Oetting relies on Martens v. Thomann, 273 F.3d 159, 173–74 n. 10 (2d Cir.2011), where the court noted that the fiduciary duty of a certified class's representatives gave them standing to enforce a settlement agreement. At issue in Martens was a motion to enforce filed in the original class action. Thus, the court's dicta was consistent with our ruling that Oetting had standing to oppose and to appeal the cy pres order in the main action. But Oetting's duty to represent the class in the main action does not afford him Article III standing to assert claims against different parties in a new action. See In re Celotex Corp., 496 F. App'x 3, 5 (11th Cir.2012) (certified class representative in national class action denied standing to assert class action claims against the settlement trust in a bankruptcy adversary proceeding because it did not personally have the claim asserted on behalf of the putative class).
For these reasons, we conclude that Oetting's status as class representative of the NationsBank class certified in the main action did not, without more, provide either Oetting or the class itself with standing to maintain any of the claims asserted in this separate action.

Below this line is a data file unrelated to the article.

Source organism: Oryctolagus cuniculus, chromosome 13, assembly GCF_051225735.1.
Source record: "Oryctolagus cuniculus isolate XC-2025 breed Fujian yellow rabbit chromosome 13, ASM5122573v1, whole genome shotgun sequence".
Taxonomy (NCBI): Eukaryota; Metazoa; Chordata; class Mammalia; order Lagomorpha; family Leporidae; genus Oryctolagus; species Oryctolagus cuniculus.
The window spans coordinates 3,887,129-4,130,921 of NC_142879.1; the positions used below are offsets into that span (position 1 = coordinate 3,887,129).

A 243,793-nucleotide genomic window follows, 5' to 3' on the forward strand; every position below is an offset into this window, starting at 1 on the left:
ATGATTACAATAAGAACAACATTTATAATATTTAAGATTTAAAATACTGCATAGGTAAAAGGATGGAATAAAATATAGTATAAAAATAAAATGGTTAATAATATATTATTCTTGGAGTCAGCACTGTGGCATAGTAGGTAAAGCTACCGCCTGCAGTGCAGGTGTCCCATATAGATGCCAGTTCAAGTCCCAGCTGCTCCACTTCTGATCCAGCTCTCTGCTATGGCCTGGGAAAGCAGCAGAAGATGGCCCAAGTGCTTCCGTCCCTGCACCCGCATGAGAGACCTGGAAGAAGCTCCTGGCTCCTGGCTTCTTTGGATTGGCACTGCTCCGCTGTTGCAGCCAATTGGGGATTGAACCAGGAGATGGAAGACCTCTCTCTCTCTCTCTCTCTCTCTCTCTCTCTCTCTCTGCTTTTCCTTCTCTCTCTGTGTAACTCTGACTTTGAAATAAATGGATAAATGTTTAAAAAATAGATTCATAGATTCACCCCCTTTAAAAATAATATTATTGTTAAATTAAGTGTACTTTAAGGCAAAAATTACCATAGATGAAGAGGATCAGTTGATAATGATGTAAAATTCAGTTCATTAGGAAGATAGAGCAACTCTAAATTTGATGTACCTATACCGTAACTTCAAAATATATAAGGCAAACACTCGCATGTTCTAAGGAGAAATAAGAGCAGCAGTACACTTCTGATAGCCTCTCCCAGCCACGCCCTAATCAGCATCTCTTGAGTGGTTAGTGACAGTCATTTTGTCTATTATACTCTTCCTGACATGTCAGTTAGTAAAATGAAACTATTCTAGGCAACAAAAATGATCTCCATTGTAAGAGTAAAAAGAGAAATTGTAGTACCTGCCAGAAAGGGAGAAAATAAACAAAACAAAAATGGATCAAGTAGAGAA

C. The Substitution Question. The normal rule is that, “if a case has only one class representative and that party does not have standing, then the court lacks jurisdiction over the case and it must be dismissed.” Hayes, 725 F.3d at 361 n. 12 (quotation omitted); see Walters v. Edgar, 163 F.3d 430, 432–33 (7th Cir.1998), cert. denied, 526 U.S. 1146, 119 S.Ct. 2022, 143 L.Ed.2d 1033 (1999). Seeking to avoid this rule, Oetting argues that the district court erred in not acting on his request that the court appoint a substitute named plaintiff if it concluded that Oetting lacked Article III standing to bring these claims. The district court denied Oetting's motion to alter or amend its final order on this ground because “no motion for substitution relief was ever filed.” In a procedurally more typical class action, it would clearly not be an abuse of the district court's discretion to deny a belated motion or request for substitution on this ground. See In re Milk Prods., 195 F.3d at 437–38.